WASHINGTON • US Secretary of State Michael Pompeo has been ramping up his domestic appearances before overwhelmingly Republican audiences, raising criticism that he is going on the campaign trail for President Donald Trump by taking part in events that previous top US diplomats would have avoided.
Mr Pompeo was to be in Wisconsin yesterday to address the Republican-controlled state legislature in a speech billed as warning of the threat that states face from China's Communist Party.
He is following a string of Republican visitors to the battleground state, including Mr Trump, Vice-President Mike Pence and Attorney-General William Barr.
The trip to speak in the state Mr Trump narrowly won in 2016 follows his participation in a "Values Voters" event on Tuesday night, two speeches to a megachurch in Texas over the weekend and an address to the Republican National Convention while on a taxpayer-funded trip to Jerusalem last month.
The events have one thing in common: They give Mr Pompeo the opportunity to discuss administration foreign policy goals at home, while also boosting Mr Trump - and his own standing with the President's political base ahead of a potential run for the White House in 2024.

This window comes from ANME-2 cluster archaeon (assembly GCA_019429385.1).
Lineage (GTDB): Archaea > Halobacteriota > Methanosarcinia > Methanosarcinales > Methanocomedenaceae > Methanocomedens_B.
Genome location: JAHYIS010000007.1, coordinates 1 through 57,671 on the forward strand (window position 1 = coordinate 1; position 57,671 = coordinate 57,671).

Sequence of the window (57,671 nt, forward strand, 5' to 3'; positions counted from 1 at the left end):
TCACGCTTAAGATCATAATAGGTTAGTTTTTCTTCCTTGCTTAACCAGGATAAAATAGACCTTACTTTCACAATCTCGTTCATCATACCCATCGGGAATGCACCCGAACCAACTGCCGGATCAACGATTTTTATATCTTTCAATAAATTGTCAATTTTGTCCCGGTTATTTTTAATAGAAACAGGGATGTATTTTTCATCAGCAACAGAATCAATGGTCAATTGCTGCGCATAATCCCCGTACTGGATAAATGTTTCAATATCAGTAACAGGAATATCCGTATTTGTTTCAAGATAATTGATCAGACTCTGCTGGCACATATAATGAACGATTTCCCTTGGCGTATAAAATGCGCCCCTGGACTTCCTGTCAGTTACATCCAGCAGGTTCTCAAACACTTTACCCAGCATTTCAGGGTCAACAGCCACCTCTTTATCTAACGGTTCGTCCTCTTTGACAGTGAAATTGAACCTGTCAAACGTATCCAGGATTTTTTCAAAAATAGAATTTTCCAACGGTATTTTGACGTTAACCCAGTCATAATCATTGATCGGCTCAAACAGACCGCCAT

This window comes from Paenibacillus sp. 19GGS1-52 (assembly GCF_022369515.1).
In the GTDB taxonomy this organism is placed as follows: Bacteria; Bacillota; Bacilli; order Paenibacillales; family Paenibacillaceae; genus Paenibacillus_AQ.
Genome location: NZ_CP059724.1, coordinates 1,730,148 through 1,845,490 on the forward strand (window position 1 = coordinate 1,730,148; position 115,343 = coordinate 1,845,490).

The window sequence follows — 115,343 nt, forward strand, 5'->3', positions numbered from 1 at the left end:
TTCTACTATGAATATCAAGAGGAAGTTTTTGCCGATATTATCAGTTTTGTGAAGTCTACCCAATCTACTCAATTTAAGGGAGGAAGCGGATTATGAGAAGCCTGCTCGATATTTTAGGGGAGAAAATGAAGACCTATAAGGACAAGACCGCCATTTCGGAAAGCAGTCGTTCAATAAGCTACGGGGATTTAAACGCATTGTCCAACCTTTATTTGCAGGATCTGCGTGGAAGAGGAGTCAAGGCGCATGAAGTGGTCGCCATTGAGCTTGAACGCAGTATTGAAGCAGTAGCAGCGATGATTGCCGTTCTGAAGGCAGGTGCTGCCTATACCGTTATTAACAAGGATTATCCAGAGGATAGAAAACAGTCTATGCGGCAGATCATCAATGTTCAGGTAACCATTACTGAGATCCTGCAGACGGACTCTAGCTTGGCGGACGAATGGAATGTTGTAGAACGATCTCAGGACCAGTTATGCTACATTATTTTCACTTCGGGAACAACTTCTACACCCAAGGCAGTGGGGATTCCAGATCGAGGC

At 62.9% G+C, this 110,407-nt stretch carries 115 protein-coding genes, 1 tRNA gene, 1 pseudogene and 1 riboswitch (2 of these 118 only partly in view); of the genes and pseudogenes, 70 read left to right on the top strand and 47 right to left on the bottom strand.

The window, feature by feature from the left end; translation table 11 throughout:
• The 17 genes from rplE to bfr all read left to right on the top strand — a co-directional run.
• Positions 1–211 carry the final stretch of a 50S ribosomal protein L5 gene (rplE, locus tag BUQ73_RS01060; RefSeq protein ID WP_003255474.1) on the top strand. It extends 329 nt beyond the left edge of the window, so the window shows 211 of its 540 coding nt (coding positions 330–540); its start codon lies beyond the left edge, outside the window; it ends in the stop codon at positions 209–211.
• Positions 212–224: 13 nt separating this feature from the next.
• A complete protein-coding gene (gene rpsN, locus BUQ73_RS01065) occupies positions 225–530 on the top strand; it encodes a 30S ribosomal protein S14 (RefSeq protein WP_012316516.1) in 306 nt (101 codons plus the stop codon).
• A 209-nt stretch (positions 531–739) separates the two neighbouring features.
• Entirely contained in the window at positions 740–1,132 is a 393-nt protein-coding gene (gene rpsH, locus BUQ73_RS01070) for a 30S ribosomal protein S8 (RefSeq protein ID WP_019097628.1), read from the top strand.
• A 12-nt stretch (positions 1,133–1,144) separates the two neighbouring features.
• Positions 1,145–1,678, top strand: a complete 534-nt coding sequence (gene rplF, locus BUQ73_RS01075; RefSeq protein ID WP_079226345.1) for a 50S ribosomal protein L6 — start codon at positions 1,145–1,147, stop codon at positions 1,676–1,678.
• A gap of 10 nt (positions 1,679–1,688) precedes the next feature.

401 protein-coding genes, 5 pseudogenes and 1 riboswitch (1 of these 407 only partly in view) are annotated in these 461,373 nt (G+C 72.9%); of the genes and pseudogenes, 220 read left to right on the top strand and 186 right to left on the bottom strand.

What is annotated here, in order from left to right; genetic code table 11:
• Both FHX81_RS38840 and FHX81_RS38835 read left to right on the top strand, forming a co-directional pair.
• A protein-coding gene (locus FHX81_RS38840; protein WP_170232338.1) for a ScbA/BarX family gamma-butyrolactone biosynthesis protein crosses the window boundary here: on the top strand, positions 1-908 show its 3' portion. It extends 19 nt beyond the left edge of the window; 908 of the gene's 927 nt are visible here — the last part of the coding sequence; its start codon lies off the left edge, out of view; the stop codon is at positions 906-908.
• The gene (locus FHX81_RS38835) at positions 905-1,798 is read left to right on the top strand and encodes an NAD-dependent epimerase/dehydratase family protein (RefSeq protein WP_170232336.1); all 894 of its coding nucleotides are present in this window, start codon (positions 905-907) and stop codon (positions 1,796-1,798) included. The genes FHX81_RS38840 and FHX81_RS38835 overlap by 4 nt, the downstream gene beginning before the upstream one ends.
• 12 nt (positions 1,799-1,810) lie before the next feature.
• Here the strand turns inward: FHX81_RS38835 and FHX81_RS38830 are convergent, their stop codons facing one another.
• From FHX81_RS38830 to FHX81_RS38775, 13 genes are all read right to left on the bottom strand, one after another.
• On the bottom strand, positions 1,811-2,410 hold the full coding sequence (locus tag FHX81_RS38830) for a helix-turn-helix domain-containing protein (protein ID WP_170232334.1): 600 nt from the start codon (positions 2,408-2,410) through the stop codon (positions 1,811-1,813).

"It's clearly unprecedented in the modern era and a clear violation of established norms," said Mr Daniel Weiner, deputy director of the election reform programme at the Brennan Centre for Justice.
"Pompeo, for better or worse, has thrown that all out the window and engaged in more overt political activity than any secretary in recent memory," Mr Weiner added.
As former vice-president Joe Biden solidified his standing as the Democratic nominee, the 56-year-old Mr Pompeo mentioned him more and more frequently in criticising the Obama administration's policies, a break from past restraint against attacking predecessors' foreign-policy records so openly.
The secretary rejects accusations that he is engaging in domestic politics ahead of the Nov 3 election.
At Prestonwood Baptist Church in Texas last weekend, Mr Pompeo said he is "not allowed to do politics".
He has scoffed at reporters who ask him about the trips, accusing them of being "coastal elites" who do not understand that he is trying to bring the department's message to the American heartland. He adds that his Christian faith is relevant because it informs the way he does his job.
A State Department spokesman, speaking on condition of anonymity, said Mr Pompeo's job is to lead the execution of Mr Trump's foreign policy priorities and communicating that message directly is an important part of his task.